Superman is, without a doubt, the best-know superhero in comic book history… but that doesn’t mean that he’s always as perfect as his reputation. Over the years since Supes made his Action Comics debut (in 1938), the Big Blue Boy Scout has been adapted and altered time and time again.
From comic book reboots and alternate universes to video games, TV shows, animation, and big screen adventures, there have been dozens of versions of Clark Kent (and his caped alter ego).
Some of these have become iconic: Christopher Reeve’s portrayal in Superman, the original Golden Age hero, all the classics that embody how the world sees Superman.
Other versions of the Kryptonian hero, however… well, let’s just say that they range from misunderstanding about the core elements that make the hero so appealing, to straight-up travesties that just so happen to have an "S" on their chest.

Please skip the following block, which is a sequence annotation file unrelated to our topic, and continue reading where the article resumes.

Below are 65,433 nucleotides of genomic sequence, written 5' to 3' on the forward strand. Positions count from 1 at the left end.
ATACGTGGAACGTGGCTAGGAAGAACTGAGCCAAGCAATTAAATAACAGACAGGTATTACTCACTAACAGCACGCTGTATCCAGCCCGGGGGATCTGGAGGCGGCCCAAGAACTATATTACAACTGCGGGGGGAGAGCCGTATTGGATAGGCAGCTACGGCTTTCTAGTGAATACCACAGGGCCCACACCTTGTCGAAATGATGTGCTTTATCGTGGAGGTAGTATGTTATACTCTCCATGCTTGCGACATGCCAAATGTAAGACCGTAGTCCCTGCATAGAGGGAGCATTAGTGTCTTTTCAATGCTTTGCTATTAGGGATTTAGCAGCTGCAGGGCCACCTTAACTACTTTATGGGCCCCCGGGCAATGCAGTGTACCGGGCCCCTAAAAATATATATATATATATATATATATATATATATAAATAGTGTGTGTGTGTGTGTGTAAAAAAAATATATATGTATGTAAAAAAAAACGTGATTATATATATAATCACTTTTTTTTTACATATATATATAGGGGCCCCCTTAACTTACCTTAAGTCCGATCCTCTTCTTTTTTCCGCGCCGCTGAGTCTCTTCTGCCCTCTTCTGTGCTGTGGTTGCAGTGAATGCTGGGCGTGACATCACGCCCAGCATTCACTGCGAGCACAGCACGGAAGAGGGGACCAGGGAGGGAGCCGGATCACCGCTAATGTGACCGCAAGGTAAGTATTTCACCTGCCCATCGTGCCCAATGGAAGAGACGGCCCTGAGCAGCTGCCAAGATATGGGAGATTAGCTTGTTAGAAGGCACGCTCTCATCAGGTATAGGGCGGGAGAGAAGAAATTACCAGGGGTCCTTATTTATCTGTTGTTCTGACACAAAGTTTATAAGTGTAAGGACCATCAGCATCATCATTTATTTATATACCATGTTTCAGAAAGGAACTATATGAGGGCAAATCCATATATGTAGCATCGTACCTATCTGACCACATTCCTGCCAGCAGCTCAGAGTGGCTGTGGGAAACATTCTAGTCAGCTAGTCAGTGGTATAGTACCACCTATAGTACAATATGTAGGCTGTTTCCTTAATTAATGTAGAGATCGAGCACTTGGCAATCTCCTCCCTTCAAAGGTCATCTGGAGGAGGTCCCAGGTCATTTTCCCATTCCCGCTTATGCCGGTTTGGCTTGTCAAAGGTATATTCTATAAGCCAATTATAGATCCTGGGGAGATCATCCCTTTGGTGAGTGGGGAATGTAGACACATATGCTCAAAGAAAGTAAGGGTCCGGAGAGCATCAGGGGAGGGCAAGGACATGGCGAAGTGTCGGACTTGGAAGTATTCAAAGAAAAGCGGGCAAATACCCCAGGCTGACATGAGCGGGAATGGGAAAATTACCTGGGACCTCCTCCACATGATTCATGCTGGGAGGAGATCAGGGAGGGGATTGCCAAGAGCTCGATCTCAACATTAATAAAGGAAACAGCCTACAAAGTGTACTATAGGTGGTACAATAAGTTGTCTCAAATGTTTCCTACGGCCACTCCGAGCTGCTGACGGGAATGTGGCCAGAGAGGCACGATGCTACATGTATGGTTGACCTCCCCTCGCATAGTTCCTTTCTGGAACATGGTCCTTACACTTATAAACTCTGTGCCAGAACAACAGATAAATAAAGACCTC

Some of these cringeworthy variants come from the pages of comics, proving that just because something makes it into DC canon, that doesn’t mean it’s always good.
Others are from live action, whether big or small screen, and all of them show that there is a right and a (very) wrong way to adapt this classic hero.
Here are the 15 Worst Versions Of Superman, Ranked.
15 DCAU Superman
For many, Superman’s appearance in Justice League and Justice League Unlimited are impeccable; a version of the character that was a gateway to the comics for those who were kids in the early 2000s.
The series as a whole are fantastic, however, this interpretation of Superman is seen by others to be extremely two-dimensional. His physical strength takes precedence over any real emotional depth, and his power-set is focused entirely on brute force.